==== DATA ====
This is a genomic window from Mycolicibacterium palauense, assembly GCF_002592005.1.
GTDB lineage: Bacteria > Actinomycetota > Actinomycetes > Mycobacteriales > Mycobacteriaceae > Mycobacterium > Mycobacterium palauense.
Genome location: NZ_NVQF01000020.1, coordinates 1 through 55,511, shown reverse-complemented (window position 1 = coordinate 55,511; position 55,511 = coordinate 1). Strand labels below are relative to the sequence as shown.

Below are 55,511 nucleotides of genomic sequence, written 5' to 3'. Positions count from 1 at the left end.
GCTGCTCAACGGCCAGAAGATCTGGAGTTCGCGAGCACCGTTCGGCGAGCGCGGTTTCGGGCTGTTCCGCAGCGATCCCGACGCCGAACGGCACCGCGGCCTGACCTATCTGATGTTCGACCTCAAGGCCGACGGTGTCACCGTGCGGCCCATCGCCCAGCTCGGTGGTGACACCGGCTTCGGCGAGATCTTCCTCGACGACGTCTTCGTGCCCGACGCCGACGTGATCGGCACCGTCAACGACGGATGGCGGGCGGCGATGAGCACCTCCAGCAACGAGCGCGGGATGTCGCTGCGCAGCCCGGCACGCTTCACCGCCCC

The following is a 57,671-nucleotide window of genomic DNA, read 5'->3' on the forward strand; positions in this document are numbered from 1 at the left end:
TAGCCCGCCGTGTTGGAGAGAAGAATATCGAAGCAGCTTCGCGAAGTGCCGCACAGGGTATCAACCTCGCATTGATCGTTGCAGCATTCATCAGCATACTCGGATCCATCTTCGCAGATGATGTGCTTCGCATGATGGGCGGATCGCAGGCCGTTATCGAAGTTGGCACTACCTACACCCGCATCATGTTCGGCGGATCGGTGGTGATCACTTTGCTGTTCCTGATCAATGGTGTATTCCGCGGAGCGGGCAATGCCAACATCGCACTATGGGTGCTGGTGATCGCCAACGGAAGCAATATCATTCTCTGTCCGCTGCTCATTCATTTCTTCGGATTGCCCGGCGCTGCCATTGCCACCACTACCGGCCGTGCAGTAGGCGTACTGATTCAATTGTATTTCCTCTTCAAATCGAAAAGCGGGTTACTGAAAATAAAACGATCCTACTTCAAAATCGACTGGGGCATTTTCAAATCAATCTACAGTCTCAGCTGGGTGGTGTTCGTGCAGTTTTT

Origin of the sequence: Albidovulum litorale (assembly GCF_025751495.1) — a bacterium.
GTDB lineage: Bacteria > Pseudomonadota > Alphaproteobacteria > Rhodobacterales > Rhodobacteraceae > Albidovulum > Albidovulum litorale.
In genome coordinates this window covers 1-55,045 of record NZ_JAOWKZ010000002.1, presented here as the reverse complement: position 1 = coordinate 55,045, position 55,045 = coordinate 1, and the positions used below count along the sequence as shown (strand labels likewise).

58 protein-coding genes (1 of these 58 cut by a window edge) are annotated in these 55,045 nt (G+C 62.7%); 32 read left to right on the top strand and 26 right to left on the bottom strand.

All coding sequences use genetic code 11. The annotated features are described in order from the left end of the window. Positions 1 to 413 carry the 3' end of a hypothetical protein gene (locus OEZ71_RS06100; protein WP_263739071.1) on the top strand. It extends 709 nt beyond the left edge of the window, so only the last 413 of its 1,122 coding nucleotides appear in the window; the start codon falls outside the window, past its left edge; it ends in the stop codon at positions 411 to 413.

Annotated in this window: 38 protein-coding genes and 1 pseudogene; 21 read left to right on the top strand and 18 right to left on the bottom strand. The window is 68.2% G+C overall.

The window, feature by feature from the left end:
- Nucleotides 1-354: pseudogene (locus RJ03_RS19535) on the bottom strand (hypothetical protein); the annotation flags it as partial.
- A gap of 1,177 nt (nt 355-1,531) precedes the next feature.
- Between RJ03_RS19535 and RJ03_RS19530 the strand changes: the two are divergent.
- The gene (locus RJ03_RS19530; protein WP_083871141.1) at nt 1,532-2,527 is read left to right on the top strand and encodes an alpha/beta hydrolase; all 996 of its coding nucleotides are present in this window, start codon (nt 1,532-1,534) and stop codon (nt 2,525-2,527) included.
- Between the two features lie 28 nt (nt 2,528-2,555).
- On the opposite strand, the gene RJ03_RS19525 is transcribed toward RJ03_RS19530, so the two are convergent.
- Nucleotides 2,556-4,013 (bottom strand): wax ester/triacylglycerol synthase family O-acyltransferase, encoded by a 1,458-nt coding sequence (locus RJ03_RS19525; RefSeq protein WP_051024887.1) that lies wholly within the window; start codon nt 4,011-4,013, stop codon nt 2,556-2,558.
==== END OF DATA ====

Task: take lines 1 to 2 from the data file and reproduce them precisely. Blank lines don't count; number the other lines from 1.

This is a genomic window from Mycolicibacterium palauense, assembly GCF_002592005.1.
GTDB lineage: Bacteria > Actinomycetota > Actinomycetes > Mycobacteriales > Mycobacteriaceae > Mycobacterium > Mycobacterium palauense.